Arthur Guinness was the founder of the Guinness brewery business, an entrepreneur, visionary and philanthropist. Guinness laid the foundations for the Guinness Brewery. At 27, in 1752, Guinness’s godfather Arthur Price, Archbishop of Cashel, bequeathed him £100 in his will. Guinness put the money to good use and in 1755 had a brewery at Leixlip, just 17 km from Dublin. In 1759, Guinness went to the city and set up his own business. He got a 9,000 year lease on the four-acre brewery at St. James’s Gate from Mark Rainsford for an annual rent of £45.
In 1761 he married Olivia Whitmore in St. Mary’s Church, Dublin (now currently The Church Cafe Bar Restaurant), and they had 21 children, 10 of whom lived to adulthood. From 1764 they lived at Beaumont House, now part of Beaumont Convalescent Home, between Santry and Raheny in north Co Dublin. Three of his sons were also brewers, and his other descendants eventually included missionaries, politicians and authors.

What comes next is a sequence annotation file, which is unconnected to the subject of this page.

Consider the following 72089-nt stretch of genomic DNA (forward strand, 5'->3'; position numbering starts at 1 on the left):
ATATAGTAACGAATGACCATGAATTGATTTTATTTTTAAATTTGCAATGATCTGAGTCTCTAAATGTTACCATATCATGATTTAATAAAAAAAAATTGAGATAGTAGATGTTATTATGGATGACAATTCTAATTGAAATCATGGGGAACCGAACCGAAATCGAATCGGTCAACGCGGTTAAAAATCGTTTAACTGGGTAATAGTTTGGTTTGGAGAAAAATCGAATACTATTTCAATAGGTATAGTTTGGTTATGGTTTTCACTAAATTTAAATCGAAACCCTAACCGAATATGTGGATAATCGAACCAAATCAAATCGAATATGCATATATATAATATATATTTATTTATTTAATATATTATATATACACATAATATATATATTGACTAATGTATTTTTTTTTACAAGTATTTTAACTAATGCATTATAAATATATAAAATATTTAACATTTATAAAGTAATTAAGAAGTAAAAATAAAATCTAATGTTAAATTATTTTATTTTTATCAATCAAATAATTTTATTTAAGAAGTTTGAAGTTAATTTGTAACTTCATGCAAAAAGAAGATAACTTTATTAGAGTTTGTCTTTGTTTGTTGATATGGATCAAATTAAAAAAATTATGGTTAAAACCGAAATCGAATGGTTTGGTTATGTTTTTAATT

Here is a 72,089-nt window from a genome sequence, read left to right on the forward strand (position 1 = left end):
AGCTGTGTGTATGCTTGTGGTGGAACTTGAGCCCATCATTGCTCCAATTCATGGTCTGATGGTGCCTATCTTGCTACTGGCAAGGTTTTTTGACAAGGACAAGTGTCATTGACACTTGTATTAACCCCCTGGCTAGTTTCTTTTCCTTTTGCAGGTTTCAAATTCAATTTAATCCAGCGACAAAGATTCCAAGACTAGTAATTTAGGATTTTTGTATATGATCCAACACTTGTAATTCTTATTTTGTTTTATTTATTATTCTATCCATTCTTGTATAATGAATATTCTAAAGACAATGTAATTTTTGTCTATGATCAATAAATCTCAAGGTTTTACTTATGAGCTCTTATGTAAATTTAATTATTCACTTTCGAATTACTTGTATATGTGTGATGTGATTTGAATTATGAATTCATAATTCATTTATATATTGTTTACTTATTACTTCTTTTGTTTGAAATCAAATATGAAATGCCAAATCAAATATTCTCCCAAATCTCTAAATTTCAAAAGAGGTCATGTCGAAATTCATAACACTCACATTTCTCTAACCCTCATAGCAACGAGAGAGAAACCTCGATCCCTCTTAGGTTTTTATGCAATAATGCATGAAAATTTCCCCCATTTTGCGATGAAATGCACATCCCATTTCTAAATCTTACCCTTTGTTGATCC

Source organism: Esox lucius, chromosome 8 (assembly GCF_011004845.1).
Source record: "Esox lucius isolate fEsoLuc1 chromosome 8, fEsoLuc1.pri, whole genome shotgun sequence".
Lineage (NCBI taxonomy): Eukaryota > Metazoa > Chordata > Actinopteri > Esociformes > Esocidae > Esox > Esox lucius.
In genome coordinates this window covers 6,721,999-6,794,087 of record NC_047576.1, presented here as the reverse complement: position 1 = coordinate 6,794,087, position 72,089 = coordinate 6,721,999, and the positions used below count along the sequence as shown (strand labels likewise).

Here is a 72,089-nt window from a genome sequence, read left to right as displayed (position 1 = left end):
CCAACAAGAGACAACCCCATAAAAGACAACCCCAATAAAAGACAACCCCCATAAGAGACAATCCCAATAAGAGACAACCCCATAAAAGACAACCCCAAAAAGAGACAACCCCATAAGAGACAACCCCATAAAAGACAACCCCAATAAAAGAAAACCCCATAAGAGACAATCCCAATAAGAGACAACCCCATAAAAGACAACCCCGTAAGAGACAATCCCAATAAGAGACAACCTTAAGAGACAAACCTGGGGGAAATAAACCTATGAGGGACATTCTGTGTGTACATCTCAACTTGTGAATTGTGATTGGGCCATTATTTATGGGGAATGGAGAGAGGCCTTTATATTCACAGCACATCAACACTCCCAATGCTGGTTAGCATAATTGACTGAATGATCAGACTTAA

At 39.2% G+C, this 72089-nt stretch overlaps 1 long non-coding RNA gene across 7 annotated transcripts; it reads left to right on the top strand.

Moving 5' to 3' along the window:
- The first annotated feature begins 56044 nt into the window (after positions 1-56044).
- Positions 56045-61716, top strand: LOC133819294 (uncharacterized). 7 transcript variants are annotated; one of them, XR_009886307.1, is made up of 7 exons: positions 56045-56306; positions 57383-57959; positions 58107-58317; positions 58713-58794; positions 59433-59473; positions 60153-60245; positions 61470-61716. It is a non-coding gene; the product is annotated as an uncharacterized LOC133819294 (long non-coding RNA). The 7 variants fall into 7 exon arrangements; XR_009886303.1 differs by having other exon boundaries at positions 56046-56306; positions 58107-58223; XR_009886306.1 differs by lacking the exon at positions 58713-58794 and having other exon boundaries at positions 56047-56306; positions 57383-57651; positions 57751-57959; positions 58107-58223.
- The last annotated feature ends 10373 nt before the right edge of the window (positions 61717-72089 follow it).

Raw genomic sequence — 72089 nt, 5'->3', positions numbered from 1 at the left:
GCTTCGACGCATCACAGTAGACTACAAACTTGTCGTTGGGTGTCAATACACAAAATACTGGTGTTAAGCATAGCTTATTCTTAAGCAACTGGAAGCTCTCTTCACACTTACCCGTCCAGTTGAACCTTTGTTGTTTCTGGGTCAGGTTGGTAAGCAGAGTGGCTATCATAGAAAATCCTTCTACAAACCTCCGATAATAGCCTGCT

He was buried in his mother’s family plot at Oughter Ard in Co Kildare in January 1803.
Guinness supported Henry Grattan in the 1780s and 1790s, not least because Grattan wanted to reduce the tax on beer. He was one of the four brewers’ guild representatives on Dublin Corporation from the 1760s until his death. Like Grattan, Guinness was publicly in favour of Catholic Emancipation from 1793, but was not a supporter of the United Irish during the 1798 rebellion.
As an enlightened entrepreneur, from the outset Arthur Guinness established his commitment to improving the lives of people in communities where Guinness did business.
To further honour the Arthur Guinness legacy, Guinness and Co. established the Arthur Guinness Fund. The aim of the internal fund was set up to enable and empower individuals with skills and opportunities to deliver a measured benefit to their communities.